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The Sports Daily > Metstradamus Blog
Report: Teams Called New York Mets About Matt Harvey

One of the big keys to the New York Mets’ disappointing season was another poor campaign from Matt Harvey. Harvey got off to a good start but fell apart quickly, going 4-3 with a 5.25 ERA before landing on the disabled list in mid-June with a scapula injury in his right shoulder. While the Mets have let Harvey take his time working his way back, and he is close to beginning a rehab assignment, other teams have been in contact with the Mets looking at a buy low opportunity. Newsday’s Marc Carig notes that the Mets did field calls on Harvey but showed no interest in moving him, preferring to let him work his way back from injury to help them next season.

NEW YORK, NY – APRIL 21: Matt Harvey #33 of the New York Mets pitches in the second inning against the Washington Nationals at Citi Field on April 21, 2017 in the Flushing neighborhood of the Queens borough of New York City. (Photo by Jim McIsaac/Getty Images)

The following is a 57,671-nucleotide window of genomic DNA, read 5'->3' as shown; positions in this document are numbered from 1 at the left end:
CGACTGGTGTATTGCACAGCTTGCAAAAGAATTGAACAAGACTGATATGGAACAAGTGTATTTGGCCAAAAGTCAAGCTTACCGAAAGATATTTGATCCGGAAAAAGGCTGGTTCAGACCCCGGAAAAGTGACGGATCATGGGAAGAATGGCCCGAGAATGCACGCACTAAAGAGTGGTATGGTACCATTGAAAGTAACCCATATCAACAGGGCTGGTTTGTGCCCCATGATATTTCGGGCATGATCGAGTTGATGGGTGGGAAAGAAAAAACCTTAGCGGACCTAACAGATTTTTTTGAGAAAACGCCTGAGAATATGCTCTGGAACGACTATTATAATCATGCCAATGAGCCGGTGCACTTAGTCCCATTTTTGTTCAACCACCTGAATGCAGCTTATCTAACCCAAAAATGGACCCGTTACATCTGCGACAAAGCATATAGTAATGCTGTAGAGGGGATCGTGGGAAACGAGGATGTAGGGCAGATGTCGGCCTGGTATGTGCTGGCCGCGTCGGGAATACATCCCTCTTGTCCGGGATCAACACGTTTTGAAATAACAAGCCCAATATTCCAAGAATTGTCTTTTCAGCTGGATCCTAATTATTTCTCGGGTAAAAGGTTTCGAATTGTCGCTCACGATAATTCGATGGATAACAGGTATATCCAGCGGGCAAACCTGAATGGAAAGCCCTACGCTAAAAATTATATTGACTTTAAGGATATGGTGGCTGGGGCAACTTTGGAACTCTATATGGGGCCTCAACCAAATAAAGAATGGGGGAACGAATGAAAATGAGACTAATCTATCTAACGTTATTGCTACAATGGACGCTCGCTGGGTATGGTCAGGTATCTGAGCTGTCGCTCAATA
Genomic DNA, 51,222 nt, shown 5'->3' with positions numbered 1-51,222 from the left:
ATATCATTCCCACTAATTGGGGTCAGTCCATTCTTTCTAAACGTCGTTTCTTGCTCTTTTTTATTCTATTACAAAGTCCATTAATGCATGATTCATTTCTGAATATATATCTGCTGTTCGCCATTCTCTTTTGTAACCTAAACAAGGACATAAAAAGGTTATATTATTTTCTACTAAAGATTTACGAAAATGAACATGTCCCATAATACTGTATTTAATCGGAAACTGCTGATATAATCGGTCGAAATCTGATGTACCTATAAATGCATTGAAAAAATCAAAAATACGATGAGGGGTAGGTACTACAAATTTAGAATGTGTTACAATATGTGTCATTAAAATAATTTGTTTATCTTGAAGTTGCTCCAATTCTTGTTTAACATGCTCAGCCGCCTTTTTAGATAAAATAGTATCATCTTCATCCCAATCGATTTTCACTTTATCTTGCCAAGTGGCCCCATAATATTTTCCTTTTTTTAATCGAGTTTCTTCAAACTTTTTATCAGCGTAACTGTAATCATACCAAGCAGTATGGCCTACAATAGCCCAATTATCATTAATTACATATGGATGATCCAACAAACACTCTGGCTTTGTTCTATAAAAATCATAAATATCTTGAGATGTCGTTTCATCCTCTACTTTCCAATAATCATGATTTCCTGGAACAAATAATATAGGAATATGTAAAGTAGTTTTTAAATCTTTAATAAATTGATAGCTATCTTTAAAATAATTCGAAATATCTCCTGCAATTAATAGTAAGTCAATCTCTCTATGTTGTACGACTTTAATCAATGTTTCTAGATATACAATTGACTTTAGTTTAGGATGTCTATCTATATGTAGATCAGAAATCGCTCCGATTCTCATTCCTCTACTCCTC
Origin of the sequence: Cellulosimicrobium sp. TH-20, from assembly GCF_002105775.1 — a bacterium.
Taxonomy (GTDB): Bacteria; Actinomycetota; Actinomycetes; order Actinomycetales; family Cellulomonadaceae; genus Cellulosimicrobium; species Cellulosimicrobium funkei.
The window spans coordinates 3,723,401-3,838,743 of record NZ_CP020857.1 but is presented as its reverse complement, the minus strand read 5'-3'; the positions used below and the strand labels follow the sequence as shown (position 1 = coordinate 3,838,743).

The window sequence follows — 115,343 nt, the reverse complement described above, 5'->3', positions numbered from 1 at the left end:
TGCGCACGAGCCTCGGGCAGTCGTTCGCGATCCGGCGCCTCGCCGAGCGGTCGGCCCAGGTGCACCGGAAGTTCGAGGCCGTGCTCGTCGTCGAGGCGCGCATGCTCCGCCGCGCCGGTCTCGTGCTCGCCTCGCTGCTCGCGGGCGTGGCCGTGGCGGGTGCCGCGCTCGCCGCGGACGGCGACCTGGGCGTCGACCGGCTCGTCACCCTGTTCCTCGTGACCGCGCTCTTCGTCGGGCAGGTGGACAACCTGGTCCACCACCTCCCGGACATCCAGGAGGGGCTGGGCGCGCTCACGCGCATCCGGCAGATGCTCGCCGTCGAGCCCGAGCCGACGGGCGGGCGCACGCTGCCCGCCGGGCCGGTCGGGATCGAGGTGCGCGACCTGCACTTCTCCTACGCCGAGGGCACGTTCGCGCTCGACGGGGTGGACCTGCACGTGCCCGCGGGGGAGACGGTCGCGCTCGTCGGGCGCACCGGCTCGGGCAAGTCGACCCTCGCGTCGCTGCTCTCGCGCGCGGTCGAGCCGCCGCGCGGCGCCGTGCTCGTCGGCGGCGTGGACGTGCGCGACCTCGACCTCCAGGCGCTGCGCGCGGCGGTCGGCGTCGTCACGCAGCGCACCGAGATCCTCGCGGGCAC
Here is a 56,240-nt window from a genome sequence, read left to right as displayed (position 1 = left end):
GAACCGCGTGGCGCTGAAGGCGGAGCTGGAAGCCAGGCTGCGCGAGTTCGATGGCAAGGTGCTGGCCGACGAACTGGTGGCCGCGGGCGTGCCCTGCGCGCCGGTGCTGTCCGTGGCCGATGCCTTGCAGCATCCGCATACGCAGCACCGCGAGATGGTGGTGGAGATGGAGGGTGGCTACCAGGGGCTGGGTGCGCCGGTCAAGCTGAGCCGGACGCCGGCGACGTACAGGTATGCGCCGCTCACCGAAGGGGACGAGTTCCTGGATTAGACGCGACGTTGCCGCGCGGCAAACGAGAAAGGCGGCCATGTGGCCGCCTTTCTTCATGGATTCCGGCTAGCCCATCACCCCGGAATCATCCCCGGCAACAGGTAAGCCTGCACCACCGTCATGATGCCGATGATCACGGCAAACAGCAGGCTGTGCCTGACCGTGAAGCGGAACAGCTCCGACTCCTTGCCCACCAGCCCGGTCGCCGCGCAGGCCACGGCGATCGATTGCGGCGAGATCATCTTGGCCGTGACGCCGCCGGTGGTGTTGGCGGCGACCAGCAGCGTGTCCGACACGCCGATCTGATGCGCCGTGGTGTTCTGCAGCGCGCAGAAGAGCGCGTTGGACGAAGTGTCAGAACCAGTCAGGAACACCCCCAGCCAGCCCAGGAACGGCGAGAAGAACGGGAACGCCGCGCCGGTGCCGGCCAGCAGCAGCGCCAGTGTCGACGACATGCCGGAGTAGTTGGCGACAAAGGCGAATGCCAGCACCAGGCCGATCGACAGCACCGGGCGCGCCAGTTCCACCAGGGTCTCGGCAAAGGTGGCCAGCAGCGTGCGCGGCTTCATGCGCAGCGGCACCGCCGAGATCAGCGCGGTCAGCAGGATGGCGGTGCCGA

This makes perfect sense for the Mets, who have no interest in moving Harvey when his value is at an all time low. Two bad seasons have effectively obliterated Harvey’s stock, putting him at a crossroads with free agency looming after the 2018 season. Although it appears that there is not going to be a long term marriage between Harvey and the Mets, the team has every incentive to let Harvey come back and pitch for them next season. Harvey is feeling great and looks fitter after rehabbing his current injury, Fred Kerber of the New York Post reports, leading to reason for hope he can recapture his old form going forward.

The best case scenario for the Mets is that Harvey comes back and pitches like the old Harvey, re-establishing his value and helping the Mets win games in the process. Harvey would then fetch more in a trade, which the Mets could pursue if 2018 is a down year, or finish out the season strong and help them get back to the postseason. At that point, the Mets could extend Harvey a qualifying offer to recoup a draft pick if he leaves in free agency, which would be a likely outcome in that scenario. Both sides need each other, and it makes sense for them to stick it out for another year rather than cut the cord for less value than the qualifying offer would entail. While the Mets haven’t gotten lucky in spots like this recently, they have to hope that Harvey bucks the trend and gives them a strong walk year performance.